Reporting from Washington — A Virginia congressman is seeking the removal of a subway station ad that tells President Obama to "go to hell."
TheWashington Metropolitan Area Transit Authority says the ad for a movie critical of the Obama-backed healthcare overhaul is protected by the 1st Amendment guarantee of free speech.
But Democratic Rep. Jim Moran says the ad is disrespectful of the president.
The ad for the movie "Sick and Sicker," produced by Logan Darrow Clements, says: "Barack Obama wants politicians and bureaucrats to control America’s entire medical system. Go to hell Barack."
"When we are talking about an advertisement on taxpayer-funded facilities, as is the case with Metro, it should meet the minimum standards of propriety,'' Moran said in a statement.
In an interview outside of the House chamber Thursday, he added, "I don't think we want our children to see a public facility like this displaying words telling the president to go to hell."
Reached by phone in L.A., Clements said in response to Moran's efforts: "I’m offended that government bureaucrats and politicians think that they have a right to control my life."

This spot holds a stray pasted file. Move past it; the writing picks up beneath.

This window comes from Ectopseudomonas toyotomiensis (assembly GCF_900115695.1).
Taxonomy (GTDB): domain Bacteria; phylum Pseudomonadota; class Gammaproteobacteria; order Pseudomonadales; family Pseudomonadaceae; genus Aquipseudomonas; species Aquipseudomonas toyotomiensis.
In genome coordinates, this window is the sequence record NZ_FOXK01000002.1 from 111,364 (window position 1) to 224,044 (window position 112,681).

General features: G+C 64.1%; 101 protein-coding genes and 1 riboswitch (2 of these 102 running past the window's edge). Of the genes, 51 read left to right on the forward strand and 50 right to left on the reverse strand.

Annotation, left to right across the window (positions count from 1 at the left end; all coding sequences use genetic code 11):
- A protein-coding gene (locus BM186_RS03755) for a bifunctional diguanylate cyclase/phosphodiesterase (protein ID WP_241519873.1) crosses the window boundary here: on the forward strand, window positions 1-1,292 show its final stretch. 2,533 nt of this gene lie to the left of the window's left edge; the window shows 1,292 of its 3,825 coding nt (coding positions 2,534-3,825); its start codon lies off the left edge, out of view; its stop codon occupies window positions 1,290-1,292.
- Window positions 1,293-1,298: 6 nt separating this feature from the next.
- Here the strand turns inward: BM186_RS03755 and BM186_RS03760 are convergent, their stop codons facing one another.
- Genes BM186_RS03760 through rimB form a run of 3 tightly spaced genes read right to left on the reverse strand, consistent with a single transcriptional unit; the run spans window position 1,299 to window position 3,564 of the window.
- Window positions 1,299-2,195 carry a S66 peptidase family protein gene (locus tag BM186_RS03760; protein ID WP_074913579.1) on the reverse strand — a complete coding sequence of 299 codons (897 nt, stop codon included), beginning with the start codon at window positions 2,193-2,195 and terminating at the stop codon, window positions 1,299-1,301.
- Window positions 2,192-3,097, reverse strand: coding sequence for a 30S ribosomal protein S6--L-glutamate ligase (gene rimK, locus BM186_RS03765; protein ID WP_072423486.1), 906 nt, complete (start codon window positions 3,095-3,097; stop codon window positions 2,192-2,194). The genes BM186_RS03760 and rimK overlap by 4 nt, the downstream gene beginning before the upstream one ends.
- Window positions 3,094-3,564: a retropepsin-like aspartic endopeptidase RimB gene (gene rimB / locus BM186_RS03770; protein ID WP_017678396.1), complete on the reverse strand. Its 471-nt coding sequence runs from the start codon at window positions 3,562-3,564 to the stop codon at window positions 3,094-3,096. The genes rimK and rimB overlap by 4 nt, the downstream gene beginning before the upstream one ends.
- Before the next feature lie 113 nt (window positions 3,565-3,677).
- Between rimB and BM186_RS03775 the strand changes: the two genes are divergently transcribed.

The ad is due to come down anyway in a few weeks.
The transit agency said in a statement: "We may not decline ads based on their political content."
The Washington transit agency lost a 1984 court case when it denied advertising space for a poster that satirized the Reagan administration.
"Are You Tired of the Jellybean Republic?" was the headline above two pictures, one depicting the homeless and the other showing Reagan and his Cabinet enjoying a good laugh.
An Oklahoma congressman in 2003, upset over marijuana legalization ads on the Washington Metro system, put a measure in a spending bill to withhold transportation funds from transit agencies that allowed such ads. But a judge struck down the law.
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